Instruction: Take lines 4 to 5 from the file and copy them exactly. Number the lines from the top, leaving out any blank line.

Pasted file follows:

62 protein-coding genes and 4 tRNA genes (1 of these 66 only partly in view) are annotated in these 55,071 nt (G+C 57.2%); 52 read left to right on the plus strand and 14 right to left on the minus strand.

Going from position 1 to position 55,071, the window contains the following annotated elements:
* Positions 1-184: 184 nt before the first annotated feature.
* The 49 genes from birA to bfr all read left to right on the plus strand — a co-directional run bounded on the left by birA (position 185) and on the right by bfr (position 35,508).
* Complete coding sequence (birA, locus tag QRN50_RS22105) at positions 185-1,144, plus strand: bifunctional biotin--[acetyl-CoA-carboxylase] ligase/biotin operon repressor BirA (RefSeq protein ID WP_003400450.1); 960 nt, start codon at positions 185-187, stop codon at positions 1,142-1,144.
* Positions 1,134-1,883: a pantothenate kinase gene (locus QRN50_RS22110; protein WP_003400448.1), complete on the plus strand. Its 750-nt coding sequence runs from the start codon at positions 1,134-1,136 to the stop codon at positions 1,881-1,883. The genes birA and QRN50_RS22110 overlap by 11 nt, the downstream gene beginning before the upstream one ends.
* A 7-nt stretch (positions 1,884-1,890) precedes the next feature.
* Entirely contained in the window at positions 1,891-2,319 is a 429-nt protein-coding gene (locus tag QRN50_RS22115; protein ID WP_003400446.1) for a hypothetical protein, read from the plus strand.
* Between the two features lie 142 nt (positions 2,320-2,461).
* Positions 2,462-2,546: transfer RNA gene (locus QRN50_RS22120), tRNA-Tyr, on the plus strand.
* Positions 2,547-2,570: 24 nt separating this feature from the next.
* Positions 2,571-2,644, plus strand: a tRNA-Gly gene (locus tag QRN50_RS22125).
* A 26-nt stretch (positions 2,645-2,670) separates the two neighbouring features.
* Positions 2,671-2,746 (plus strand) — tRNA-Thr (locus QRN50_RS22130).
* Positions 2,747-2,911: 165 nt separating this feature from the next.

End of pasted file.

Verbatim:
* The 49 genes from birA to bfr all read left to right on the plus strand — a co-directional run bounded on the left by birA (position 185) and on the right by bfr (position 35,508).
* Complete coding sequence (birA, locus tag QRN50_RS22105) at positions 185-1,144, plus strand: bifunctional biotin--[acetyl-CoA-carboxylase] ligase/biotin operon repressor BirA (RefSeq protein ID WP_003400450.1); 960 nt, start codon at positions 185-187, stop codon at positions 1,142-1,144.